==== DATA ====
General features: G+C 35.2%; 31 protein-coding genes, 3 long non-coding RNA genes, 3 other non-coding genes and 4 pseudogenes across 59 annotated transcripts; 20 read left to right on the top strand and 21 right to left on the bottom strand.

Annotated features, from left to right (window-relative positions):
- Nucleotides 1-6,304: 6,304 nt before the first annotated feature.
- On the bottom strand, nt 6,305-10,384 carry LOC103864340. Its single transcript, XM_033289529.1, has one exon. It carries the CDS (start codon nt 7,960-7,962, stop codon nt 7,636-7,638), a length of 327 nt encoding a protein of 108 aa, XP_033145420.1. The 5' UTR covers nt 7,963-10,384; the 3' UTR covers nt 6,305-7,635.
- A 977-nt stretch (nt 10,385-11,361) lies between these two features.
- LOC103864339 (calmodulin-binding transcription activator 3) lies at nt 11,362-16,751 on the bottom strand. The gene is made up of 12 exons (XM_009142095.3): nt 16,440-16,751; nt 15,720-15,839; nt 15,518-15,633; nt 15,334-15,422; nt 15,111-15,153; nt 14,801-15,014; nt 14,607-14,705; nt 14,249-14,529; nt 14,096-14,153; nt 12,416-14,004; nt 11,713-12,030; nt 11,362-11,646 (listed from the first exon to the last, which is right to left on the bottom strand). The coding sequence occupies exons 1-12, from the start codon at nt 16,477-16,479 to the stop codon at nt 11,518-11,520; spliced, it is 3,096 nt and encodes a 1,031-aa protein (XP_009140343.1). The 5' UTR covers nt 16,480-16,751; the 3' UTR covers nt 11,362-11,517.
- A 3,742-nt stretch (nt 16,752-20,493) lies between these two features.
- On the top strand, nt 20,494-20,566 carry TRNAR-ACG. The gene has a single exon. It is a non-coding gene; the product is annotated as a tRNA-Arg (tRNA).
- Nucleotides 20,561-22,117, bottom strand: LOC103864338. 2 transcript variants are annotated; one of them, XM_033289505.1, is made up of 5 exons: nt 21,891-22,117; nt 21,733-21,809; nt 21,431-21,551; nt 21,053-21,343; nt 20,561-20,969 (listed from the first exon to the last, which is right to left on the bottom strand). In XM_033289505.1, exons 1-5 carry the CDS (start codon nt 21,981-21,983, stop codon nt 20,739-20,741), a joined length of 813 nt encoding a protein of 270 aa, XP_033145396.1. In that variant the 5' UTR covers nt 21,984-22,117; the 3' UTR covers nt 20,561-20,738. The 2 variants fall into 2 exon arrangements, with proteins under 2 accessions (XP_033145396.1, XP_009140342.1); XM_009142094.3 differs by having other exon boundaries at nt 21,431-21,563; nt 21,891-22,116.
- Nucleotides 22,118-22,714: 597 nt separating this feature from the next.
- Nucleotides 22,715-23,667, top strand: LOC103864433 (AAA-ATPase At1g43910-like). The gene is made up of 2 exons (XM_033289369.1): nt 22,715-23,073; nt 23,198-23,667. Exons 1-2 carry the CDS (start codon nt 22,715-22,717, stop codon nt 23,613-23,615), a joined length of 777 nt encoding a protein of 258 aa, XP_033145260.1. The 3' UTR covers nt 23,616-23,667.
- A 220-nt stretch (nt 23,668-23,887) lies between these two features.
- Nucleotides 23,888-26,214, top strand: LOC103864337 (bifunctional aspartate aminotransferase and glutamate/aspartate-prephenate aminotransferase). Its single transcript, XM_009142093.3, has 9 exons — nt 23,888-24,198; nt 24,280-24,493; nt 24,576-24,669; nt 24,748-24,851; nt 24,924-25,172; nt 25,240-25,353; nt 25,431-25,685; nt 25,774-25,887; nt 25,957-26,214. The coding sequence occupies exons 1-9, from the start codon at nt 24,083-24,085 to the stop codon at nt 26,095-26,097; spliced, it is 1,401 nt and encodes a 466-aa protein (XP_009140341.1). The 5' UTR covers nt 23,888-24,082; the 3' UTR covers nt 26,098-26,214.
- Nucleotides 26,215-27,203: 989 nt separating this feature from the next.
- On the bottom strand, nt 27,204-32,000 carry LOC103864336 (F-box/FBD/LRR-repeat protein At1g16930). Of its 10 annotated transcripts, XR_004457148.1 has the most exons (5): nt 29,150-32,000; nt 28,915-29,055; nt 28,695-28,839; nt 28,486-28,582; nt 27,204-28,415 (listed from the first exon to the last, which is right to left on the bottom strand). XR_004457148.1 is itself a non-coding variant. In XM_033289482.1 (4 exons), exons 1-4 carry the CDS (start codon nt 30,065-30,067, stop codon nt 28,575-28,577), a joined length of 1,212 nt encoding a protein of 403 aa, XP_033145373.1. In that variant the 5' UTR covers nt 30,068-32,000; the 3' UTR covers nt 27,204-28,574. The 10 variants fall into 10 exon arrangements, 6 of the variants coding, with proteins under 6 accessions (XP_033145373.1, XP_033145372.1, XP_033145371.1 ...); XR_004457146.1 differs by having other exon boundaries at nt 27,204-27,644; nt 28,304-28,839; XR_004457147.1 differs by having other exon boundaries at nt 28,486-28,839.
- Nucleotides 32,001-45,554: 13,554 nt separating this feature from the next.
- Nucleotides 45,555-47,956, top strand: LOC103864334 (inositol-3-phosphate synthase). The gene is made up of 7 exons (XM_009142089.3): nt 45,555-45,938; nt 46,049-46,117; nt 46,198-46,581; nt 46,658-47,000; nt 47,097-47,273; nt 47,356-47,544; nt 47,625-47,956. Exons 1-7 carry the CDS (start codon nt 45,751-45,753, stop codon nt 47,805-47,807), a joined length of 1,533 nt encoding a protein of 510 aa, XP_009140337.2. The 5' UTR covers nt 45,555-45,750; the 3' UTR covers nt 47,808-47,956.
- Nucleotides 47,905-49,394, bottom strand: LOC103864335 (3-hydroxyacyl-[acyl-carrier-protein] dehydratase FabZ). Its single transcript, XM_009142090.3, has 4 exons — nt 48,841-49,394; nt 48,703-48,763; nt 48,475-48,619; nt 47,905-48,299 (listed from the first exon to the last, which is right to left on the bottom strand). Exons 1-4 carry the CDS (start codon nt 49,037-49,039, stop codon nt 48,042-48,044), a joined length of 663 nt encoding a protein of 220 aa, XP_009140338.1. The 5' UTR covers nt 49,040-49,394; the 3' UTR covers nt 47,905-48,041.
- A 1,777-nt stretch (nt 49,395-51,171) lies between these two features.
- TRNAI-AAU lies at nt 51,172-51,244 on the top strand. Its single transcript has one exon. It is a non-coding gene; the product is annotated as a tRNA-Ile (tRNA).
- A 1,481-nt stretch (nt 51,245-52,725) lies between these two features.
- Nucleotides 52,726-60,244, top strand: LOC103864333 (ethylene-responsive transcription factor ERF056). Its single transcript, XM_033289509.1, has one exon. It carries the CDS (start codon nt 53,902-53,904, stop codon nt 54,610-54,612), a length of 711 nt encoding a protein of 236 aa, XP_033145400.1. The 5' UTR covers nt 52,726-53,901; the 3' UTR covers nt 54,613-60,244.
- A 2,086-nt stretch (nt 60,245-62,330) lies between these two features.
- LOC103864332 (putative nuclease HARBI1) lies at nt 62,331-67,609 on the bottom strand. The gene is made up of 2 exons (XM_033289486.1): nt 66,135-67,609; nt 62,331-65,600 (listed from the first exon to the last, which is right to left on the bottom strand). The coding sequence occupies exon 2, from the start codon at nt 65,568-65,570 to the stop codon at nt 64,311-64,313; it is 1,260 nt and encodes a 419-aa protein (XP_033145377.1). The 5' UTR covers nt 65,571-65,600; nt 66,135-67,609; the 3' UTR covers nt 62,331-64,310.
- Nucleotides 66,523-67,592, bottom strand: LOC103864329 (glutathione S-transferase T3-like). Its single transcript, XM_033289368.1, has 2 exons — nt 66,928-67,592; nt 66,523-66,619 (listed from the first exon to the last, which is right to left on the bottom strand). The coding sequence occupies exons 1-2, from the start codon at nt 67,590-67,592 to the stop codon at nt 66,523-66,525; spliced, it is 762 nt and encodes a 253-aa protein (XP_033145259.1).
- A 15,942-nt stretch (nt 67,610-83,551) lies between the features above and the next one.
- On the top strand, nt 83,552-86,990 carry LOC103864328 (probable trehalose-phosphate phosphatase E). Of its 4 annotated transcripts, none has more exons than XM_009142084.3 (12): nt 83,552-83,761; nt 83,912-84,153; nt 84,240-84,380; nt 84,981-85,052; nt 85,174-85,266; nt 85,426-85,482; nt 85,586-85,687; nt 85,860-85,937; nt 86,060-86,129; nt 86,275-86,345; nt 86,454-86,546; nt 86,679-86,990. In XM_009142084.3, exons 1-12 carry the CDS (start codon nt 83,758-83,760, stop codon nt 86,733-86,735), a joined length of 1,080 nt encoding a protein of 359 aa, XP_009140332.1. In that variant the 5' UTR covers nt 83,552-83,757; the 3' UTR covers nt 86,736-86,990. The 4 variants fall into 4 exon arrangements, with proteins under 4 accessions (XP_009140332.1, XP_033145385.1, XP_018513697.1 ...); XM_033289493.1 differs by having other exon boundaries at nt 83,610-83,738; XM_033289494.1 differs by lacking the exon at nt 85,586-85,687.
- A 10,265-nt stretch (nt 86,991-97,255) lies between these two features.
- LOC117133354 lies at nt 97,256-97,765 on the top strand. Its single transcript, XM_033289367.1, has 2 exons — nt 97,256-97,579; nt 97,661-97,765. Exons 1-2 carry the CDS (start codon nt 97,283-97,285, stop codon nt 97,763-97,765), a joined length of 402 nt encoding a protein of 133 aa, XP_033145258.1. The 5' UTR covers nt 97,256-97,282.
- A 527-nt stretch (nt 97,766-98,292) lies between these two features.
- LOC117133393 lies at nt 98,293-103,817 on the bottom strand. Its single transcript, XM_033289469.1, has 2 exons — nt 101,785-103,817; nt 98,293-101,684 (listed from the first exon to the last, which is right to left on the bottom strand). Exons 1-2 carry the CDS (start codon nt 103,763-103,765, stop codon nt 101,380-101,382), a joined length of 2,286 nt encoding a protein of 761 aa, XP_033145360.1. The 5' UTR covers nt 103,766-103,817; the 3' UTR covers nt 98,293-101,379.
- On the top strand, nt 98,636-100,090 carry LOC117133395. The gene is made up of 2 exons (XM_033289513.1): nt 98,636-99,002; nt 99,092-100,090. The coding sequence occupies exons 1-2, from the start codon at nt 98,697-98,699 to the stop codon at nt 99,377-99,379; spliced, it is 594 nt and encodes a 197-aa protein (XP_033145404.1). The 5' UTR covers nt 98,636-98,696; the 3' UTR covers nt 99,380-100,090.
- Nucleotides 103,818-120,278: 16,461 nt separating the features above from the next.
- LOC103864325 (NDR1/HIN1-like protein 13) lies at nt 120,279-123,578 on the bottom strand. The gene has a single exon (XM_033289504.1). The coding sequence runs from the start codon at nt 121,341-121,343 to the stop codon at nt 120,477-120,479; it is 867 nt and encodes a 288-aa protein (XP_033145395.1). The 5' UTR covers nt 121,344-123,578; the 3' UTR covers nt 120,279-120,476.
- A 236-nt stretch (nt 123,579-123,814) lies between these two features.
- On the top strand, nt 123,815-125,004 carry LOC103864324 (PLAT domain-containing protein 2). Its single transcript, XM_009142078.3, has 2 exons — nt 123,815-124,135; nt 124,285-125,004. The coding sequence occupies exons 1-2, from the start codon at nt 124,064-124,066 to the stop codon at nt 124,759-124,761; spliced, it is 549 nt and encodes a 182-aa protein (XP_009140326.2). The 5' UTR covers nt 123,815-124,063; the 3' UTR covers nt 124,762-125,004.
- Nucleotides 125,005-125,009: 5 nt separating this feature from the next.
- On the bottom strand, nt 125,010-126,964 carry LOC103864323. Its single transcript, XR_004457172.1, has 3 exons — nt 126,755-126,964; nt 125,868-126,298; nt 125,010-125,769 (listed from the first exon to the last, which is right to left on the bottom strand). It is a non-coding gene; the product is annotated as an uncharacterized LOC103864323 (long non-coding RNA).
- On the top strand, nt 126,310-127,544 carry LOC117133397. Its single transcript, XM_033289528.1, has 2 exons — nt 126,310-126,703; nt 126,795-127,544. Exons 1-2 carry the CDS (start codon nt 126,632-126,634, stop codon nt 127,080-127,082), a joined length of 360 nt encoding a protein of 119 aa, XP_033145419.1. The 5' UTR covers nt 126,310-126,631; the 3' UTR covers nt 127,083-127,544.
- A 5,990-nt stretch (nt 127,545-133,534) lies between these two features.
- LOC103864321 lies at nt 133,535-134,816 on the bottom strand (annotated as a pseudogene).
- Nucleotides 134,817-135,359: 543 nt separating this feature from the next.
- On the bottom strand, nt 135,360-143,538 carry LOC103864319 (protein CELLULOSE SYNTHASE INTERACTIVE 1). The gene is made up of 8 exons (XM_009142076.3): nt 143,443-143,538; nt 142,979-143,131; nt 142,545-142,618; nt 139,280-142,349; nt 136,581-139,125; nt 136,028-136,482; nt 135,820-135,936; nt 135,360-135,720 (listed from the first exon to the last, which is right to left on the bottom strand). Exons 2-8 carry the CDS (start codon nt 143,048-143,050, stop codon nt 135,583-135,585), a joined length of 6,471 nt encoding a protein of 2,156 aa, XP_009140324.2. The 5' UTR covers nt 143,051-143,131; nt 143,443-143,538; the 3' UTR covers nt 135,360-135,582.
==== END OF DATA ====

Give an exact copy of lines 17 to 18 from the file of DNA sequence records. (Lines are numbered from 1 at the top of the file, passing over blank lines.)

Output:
- Nucleotides 45,555-47,956, top strand: LOC103864334 (inositol-3-phosphate synthase). The gene is made up of 7 exons (XM_009142089.3): nt 45,555-45,938; nt 46,049-46,117; nt 46,198-46,581; nt 46,658-47,000; nt 47,097-47,273; nt 47,356-47,544; nt 47,625-47,956. Exons 1-7 carry the CDS (start codon nt 45,751-45,753, stop codon nt 47,805-47,807), a joined length of 1,533 nt encoding a protein of 510 aa, XP_009140337.2. The 5' UTR covers nt 45,555-45,750; the 3' UTR covers nt 47,808-47,956.
- Nucleotides 47,905-49,394, bottom strand: LOC103864335 (3-hydroxyacyl-[acyl-carrier-protein] dehydratase FabZ). Its single transcript, XM_009142090.3, has 4 exons — nt 48,841-49,394; nt 48,703-48,763; nt 48,475-48,619; nt 47,905-48,299 (listed from the first exon to the last, which is right to left on the bottom strand). Exons 1-4 carry the CDS (start codon nt 49,037-49,039, stop codon nt 48,042-48,044), a joined length of 663 nt encoding a protein of 220 aa, XP_009140338.1. The 5' UTR covers nt 49,040-49,394; the 3' UTR covers nt 47,905-48,041.